Thursday, October 27, 2011

Let's Talk Music.

Last year, Mister and I went to see Paul McCartney in concert as part of our 20th wedding anniversary celebration. (Yes, I got married when I was 5 - thanks for asking.) This was a show I had waited for since I was an old married lady of 13, and it was just my luck American Express had a presale on the tickets. Furthermore, the tickets were under $100 each. Double score!

Anyhow, Mister and I both agreed that McCartney's show was so fantastic, we never needed to go to another concert ever again, because anyone else would pale in comparison. Except for one: Richard Thompson.

If you are a music fan and don't know Richard Thompson, do not pass Go, do not collect $200, go to or iTunes right now and sample some tracks. (I'll wait.) RT was a founding member of Fairport Convention when he was just a lad, and has been in the music business ever since. He's managed to set a standard for musicianship and songwriting that few have been able to meet, let alone exceed. And yet, for whatever reason, he's not a household word like, say, Taylor Swift.

Last night I got my chance to see Richard Thompson in a solo acoustic show at Nashville's historic Belcourt Theatre. We had supper right after work and got ourselves in line, which rated me a third row aisle seat - not too shabby at all. (I had already bought the tickets online back in August.) This was a mature and well-mannered crowd, not like the bad old 80s when going to a general admission concert meant you got at least one elbow in the face while jockeying for the best vantage point. No, this was a bunch of folk music enthusiasts who just wanted to hear some prime tunes.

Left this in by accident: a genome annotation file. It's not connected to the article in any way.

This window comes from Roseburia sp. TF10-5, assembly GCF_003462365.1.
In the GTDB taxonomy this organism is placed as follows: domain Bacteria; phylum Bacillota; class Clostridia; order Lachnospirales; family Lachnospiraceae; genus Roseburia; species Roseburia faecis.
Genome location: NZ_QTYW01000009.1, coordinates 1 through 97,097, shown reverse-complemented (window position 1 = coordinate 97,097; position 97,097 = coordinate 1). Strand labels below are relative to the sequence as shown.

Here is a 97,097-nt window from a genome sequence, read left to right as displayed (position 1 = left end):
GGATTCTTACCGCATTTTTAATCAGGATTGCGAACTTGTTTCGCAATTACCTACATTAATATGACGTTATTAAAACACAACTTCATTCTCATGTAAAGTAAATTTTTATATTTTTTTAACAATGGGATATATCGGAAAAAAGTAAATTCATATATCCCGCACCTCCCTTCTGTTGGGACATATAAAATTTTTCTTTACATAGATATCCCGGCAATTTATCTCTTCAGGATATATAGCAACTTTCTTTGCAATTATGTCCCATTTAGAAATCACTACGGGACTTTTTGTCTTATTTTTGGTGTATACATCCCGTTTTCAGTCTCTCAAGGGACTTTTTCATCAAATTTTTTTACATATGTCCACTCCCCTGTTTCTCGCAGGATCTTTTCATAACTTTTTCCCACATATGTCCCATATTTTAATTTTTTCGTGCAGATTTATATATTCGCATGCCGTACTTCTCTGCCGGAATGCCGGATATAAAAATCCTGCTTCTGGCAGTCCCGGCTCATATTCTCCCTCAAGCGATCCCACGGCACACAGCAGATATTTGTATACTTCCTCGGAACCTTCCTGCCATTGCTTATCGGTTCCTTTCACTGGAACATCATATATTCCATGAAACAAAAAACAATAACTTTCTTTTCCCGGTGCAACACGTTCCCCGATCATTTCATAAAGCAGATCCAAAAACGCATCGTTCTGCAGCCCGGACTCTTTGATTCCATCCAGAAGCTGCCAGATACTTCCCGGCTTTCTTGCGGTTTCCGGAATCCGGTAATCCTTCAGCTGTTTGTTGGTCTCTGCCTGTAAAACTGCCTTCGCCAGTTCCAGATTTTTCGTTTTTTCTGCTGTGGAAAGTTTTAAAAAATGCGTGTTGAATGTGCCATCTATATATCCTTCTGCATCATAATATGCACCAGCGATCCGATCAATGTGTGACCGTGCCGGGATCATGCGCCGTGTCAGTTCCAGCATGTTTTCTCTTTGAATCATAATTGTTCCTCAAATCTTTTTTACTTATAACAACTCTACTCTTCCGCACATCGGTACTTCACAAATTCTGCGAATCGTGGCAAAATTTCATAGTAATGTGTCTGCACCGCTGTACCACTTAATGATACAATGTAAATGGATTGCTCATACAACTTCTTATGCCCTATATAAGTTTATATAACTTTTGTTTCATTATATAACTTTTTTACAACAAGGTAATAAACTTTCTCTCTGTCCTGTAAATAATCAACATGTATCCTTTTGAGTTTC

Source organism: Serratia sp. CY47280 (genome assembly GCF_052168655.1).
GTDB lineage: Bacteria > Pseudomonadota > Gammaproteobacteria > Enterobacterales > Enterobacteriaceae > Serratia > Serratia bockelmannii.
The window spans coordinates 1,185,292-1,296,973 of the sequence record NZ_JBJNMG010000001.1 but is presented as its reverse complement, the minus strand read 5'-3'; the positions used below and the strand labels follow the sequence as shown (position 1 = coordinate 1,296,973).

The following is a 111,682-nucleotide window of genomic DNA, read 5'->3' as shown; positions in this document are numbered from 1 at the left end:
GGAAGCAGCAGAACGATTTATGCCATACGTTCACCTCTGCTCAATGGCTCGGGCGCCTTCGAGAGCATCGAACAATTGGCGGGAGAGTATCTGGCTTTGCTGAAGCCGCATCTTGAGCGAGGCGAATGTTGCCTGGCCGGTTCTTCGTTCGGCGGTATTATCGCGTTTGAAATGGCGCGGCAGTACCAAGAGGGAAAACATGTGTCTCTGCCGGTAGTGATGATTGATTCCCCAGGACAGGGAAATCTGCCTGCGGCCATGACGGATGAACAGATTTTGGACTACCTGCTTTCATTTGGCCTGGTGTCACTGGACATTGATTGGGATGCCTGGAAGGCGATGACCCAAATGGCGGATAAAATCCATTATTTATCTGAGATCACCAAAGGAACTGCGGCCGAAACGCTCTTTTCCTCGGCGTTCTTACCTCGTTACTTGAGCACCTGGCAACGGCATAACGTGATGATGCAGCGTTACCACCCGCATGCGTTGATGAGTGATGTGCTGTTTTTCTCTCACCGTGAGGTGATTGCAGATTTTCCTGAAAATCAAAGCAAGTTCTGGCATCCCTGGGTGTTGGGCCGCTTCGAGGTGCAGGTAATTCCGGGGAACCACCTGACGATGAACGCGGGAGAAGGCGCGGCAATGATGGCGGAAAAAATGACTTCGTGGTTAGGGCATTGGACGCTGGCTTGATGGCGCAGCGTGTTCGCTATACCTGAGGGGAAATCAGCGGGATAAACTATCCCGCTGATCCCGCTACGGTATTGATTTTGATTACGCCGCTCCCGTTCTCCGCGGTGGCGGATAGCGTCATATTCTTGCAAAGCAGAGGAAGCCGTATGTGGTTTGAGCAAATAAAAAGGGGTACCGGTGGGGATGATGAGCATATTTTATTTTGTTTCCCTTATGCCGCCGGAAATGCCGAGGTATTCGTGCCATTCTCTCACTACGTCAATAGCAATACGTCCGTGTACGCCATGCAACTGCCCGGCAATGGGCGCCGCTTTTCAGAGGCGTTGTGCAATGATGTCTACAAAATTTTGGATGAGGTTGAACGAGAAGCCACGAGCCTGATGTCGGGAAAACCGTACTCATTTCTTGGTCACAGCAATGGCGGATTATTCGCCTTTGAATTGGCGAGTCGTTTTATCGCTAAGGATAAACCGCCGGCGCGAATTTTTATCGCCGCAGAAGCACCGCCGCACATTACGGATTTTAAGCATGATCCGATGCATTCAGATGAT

And we did. RT did not disappoint, not once. While I'm mostly in it for the songwriting, I was blown away by his guitar playing. He didn't need a band, because he sounded like 2 people on the guitar. I'm still not convinced that he doesn't have two extra invisible hands. He played one guitar for the whole show, and he didn't change clothes forty-eleven times, and he didn't have a bevy of dancers on the stage.

One man + one guitar = one indescribably incredible musical experience. See, it can be done without glitter and theatrics.

Richard Thompson is also funny and personable. He explained that on this tour, he was asking an audience member to choose an old album title out of his Beret of Randomness, and he'd play three songs from that album. Our audience member chose You? Me? Us? which apparently wasn't a huge seller, and is hard to come by now, but the songs he chose from it were spectacular: especially "Sam Jones," about a bone collector. And you all know how much I love bones. (I was really hoping to learn this song right away for Halloween, but was thwarted when I discovered it doesn't exist in a digital download. I had to order a second-hand CD instead. Patience is a virtue, I guess.)